A poor Irish woman was this week begging from door to door with the corpse of an infant in her arms. Several cargoes of Irish people have been sent back to Ireland from this port during the week. Hundreds yet remain in a starving condition; and Hill Street, in which the Relieving Officer resides, is daily crowded by whole families, who present the appearance in general, of famished and diseased men, women and children.
Large quantities of soup have been supplied to the poor, by Mr. Southall, of the Hare and Greyhound, Commercial Street, according to his usual custom in the winter. This year, in consequence of the extreme severity of the weather, and the necessities of the unemployed, Mr. Southall's liberality was considerably extended.
William Roberts an inmate of the Union Workhouse was charged with refusing to work when required by the master, and also with inciting others to follow his example. He had been previously convicted for disorderly conduct and vagrancy, and was sentenced to 28 days hard labour at Usk.
The recent inclement weather has rendered all the more seasonable and welcome, the laudable efforts of H. Phillips Esq., to provide a supply of excellent soup for gratuitous distribution among the poor.
The most uncompromising advocate for things as they used to be must have been content with the weather, which was intensely cold, while snow lay on every side. People, however, a large proportion of whom were evidently from the country, thronged the streets on Christmas Day and probably enjoyed their cosy fireside in the evening all the better. The various places of worship were well filled. On the Mill Pond and elsewhere, skaters and sliders have had ample opportunity for displaying their agility, indulging in a healthful agreeable and exhilarating pastime.
On Christmas Day at the Workhouse, the poor of the Union were regaled with roast beef and plum pudding, the result of a subscription raised for the purpose. The Master and the Matron did all within their power towards the comfort of the inmates on the occasion. In the evening a very nicely decorated Christmas tree was introduced, from the branches of which were suspended little articles of use and interest, which were distributed to the poor inmates, who were much pleased with the manner in which the Master and Matron had endeavoured to amuse them.
A valuable institution in connection with the Catholic Church in Newport - a Burial Society for the poor who for a halfpenny contribution per week secure for their dead a wood coffin, a shroud, a private grave, a Gothic headstone, a pall and the use of 24 funeral dresses; the pall being beautifully decorated with crimson and having the inscription in deep Gothic lettering "Eternal Rest grant to them Oh Lord and let Perpetual Light shine upon them". The family of the deceased are thus relieved from all expense, and the Catholic poor are held to be without excuse, if they get into pecuniary difficulties on account of death.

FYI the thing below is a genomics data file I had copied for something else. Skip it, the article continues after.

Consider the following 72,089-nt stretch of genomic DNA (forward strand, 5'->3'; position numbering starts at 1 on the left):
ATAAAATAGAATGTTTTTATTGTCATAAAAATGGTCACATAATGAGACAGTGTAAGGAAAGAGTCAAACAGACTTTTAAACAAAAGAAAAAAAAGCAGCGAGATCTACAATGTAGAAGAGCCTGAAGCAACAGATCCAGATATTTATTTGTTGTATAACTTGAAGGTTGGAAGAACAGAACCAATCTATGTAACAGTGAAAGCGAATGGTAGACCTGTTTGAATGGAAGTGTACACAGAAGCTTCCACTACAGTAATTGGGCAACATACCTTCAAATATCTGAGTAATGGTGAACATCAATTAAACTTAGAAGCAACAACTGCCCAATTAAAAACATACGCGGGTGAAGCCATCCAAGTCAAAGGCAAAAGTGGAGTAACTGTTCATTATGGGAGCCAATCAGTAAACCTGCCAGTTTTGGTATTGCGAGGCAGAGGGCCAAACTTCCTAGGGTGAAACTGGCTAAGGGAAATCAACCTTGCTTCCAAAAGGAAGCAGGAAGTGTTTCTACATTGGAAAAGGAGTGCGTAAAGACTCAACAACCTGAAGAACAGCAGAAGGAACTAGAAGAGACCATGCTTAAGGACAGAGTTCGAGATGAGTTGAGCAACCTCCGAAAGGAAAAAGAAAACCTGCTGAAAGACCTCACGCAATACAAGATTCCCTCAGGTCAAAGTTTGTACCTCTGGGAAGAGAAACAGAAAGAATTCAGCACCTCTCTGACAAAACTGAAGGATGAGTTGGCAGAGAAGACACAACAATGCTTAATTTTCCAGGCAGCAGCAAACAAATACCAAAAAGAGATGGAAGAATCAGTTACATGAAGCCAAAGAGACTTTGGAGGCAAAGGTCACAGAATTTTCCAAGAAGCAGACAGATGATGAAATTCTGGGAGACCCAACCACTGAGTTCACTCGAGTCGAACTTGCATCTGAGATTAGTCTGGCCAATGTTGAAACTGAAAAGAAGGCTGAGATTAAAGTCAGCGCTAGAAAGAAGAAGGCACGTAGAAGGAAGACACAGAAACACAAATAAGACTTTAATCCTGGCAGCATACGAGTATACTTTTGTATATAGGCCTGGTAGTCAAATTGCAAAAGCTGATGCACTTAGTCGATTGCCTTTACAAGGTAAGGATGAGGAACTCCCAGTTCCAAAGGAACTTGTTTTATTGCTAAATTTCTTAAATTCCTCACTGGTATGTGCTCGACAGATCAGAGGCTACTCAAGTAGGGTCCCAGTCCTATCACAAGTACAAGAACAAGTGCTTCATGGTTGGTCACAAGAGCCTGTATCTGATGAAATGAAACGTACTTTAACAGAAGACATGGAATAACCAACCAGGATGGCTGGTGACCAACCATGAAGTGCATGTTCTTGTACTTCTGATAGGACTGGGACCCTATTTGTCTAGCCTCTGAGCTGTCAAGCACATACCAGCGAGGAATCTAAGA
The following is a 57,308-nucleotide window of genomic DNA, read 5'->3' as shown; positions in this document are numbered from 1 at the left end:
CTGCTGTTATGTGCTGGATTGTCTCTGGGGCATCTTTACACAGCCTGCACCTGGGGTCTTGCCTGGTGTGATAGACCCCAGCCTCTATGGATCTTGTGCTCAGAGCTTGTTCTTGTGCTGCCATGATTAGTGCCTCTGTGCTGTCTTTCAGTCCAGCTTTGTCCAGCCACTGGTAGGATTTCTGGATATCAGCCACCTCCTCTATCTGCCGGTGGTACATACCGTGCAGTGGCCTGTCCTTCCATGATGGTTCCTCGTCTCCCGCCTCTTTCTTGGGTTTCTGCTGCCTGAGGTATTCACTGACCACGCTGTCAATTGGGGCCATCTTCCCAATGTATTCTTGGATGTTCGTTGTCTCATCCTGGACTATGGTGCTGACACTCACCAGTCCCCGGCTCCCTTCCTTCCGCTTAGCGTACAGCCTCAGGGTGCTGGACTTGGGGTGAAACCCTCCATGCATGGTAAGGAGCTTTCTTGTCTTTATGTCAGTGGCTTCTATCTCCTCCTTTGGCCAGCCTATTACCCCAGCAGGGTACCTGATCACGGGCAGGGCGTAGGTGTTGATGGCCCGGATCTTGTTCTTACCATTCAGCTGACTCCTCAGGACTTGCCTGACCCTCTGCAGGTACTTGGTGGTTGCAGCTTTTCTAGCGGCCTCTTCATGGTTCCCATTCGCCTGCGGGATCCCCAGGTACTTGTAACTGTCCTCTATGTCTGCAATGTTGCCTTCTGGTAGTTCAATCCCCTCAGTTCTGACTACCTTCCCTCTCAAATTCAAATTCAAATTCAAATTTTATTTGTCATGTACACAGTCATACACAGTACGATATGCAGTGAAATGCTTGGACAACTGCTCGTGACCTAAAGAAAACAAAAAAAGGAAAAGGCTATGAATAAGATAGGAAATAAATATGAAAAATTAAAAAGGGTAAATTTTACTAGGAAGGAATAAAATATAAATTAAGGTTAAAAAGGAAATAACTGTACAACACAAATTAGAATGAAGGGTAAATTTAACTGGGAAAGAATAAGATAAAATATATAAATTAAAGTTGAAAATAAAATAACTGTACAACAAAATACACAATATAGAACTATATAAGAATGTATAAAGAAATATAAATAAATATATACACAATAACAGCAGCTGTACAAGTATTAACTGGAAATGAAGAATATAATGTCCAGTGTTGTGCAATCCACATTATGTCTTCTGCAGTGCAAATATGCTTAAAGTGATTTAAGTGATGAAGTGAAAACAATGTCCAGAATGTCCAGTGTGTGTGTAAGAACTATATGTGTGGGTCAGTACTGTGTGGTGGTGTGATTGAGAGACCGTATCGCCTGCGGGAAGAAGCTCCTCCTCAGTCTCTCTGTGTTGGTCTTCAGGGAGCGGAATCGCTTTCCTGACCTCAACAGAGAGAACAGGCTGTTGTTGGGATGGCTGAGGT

On Tuesday afternoon we observed the funeral procession of a young girl. The male and female mourners were all becomingly dressed in mourning cloaks, hat bands, bonnets and veils (very nun-like) etc.; and a striking feature in the procession was a dozen young girls, all arrayed in white, with white veils covering their heads and falling nearly to the ground. The public were naturally surprised at the spectacle, the cause of which we have thus explained.
We are requested to State that persons having old clothing at their disposal might beneficially place the same at the command of the managers of the Girls Ragged School in Queen Street, instead of indiscriminately giving articles to recipients, who in many cases are not really deserving or in want.
A Newport resident, who some years ago had a considerable practice in the town as a solicitor, has now become so reduced that it is feared an attack of illness, from which he is suffering will lead to his removal to the Union House.
Mr. Burchan (the Board of Guardians' Inspector) visiting the Union on Saturday, was glad to see that the few cases of Relief for able bodied persons in this Union, had been dealt with, without the applicants having to undergo "Pauperising". He was glad to see the men (with families) getting wages from the Corporation for breaking stones. That was a far better course than pauperising them. It answered the purpose very well.
A movement has been set on foot for providing, during the winter, a free breakfast on Sunday morning, for a number of poor children of the town. The first of the series will be given tomorrow at the Old Albert Hall, Ebenezer Terrace. Lord Tredegar, the Mayor, and other gentlemen have subscribed to the fund being raised for the purpose.
At Saturday's meeting of the Newport Board of Guardians the clerk reported the receipt of a letter from Mr. Michael O'Shaughnessy, a married inmate of the House. The clerk read the letter which was written by O'Shaughnessy on behalf of himself and three other married inmates, asking for married quarters to be provided.